Currently preparing a Pathfinder campaign, and the party has a Large monstrous humanoid and a Tiny fey (created races). As a part of the campaign will be set far from civilization, everyone will need adventuring gear.

The thing is : most of it is designed for Medium creatures, a part of it doesn't even exist for Small creatures, and there is absolutely nothing for Large or Tiny characters.

Three types of gear are a problem in our case : food, tents/sleeping bags and saddles.

  • The create food and water spell says that a horse eats three times as much as a human, but no general rule seems to exist about food needs for creatures larger than Medium or smaller than Small (assuming that Small and Medium creatures have the same food needs).

  • Tents are designed to house a certain number of Medium creatures and there is no indication of how many creatures of other sizes can fit.

  • Saddles seem to be designed for horses and are too heavy for Medium mounts.

Are there rules that exist to fix the problems of food needs, tents and saddles for creatures other than Medium ?

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    \$\begingroup\$ C.O.U.S.'s? I don't think they exist. \$\endgroup\$ Commented Mar 29, 2017 at 21:32
  • \$\begingroup\$ Is there even a point in answering? Poster is no longer here... \$\endgroup\$ Commented Feb 26, 2018 at 23:46
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    \$\begingroup\$ @JPChapleau yes, other searchers might come up with this site and also I'd like to know... \$\endgroup\$ Commented Feb 27, 2018 at 16:33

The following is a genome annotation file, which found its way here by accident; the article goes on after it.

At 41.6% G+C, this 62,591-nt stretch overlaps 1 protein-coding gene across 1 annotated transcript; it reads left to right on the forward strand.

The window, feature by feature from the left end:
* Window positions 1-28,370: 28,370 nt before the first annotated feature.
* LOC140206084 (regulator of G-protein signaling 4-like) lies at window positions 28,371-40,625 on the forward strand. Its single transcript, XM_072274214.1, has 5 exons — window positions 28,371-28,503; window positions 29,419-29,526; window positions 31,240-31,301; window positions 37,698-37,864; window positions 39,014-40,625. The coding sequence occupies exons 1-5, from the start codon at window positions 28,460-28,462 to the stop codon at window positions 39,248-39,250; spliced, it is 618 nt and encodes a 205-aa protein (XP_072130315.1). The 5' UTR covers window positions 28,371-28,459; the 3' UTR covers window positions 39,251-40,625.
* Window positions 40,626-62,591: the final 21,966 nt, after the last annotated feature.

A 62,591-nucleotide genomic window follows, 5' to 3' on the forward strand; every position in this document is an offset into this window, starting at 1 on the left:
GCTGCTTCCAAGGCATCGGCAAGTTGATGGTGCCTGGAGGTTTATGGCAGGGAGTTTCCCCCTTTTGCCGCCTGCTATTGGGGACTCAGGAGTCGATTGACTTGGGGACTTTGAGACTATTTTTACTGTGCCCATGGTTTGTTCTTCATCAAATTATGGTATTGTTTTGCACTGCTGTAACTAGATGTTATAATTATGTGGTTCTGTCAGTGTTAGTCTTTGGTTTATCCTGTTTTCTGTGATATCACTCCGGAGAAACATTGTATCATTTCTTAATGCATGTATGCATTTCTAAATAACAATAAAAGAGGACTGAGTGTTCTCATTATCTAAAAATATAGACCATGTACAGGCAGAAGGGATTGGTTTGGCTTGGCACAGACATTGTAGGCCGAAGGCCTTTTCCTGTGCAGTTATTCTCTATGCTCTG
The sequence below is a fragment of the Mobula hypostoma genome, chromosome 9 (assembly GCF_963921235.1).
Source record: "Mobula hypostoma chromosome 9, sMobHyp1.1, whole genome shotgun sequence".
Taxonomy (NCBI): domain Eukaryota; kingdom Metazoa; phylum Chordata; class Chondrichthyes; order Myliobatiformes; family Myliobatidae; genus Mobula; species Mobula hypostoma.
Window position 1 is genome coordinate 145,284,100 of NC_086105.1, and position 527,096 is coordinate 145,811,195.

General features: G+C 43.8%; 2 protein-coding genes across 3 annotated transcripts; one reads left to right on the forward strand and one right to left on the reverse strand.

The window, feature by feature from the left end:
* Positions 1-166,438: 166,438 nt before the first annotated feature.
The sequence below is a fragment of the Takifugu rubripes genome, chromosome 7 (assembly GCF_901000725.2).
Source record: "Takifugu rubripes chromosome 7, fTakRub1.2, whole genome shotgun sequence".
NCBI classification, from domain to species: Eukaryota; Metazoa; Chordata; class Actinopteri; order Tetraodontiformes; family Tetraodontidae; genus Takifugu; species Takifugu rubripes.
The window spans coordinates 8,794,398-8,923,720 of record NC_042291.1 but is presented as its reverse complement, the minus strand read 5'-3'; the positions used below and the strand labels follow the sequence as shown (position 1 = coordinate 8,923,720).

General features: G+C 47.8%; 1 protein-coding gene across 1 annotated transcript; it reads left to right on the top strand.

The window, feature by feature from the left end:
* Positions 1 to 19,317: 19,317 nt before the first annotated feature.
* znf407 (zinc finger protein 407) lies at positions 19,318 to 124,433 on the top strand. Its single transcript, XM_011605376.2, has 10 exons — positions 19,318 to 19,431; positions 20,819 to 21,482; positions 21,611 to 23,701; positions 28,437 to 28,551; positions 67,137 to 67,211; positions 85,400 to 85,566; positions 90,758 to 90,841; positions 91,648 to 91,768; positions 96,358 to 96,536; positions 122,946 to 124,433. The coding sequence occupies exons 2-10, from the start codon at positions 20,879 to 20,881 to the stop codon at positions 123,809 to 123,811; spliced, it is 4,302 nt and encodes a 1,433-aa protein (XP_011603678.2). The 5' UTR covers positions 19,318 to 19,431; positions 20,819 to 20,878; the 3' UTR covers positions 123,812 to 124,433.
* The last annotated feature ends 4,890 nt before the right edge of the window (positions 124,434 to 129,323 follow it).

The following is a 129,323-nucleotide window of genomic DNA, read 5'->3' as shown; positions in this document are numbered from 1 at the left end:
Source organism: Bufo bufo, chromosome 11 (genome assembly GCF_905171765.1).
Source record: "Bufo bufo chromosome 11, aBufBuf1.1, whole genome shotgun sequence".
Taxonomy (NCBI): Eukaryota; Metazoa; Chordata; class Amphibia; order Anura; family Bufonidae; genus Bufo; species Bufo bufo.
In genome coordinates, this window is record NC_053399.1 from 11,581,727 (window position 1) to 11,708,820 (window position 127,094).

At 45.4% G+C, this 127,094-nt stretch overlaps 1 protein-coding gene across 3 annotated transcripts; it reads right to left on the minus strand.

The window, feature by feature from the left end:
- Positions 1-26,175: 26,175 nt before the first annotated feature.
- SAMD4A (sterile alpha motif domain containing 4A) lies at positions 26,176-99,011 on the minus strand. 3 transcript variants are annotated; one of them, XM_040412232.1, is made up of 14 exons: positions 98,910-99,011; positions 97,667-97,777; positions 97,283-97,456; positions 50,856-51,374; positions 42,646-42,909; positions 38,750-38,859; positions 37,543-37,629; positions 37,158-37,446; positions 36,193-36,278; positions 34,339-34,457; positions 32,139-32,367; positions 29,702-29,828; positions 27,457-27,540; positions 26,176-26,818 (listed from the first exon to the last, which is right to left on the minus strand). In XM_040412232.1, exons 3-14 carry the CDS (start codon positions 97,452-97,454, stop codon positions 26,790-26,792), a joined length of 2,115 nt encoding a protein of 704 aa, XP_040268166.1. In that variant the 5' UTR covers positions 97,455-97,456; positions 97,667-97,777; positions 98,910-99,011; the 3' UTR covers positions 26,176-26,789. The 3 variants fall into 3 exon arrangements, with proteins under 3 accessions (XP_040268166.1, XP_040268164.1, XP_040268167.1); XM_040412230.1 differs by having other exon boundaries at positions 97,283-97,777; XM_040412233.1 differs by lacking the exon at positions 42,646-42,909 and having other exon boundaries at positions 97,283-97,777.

2 Answers 2


The text on the Tents is specific about this.

Tents come in a variety of sizes and accommodate between one and 10 people. Two Small creatures count as a Medium creature, and one Large creature counts as two Medium creatures. Packing up a tent takes half as long as assembling it.

There is no specific rule for feeding creatures of exotic size, however this information can be extrapolated from the tent description and other rules such as the ones for trail ration and other food items that mention that the version designed for Small-Sized humanoids weights only 1/4 as the original, which should translate to 1/4 of the content. This also matches the text on enlarge eprson that says that 1 size category increase is "double height and quadruple weight".

For other effects related to size, there's a lot of effects that mention how to handle this, for example, the text on Feather Fall says:

The spell affects one or more Medium or smaller creatures (including gear and carried objects up to each creature’s maximum load) or objects, or the equivalent in larger creatures: a Large creature or object counts as two Medium creatures or objects, a Huge creature or object counts as four Medium creatures or objects, and so forth.

By this, tiny creatures would count as 1/4th the size of a medium one.

There's several other examples that use this "rule" for handling creatures of unusual size so it can help as a "hard and fast" one in case nothing better is specified.

As for feeding animals, you can use the "Feed" entry in Animals & Animal Gear of the equipment. The cost depends on the diet of the creature, but here's an example: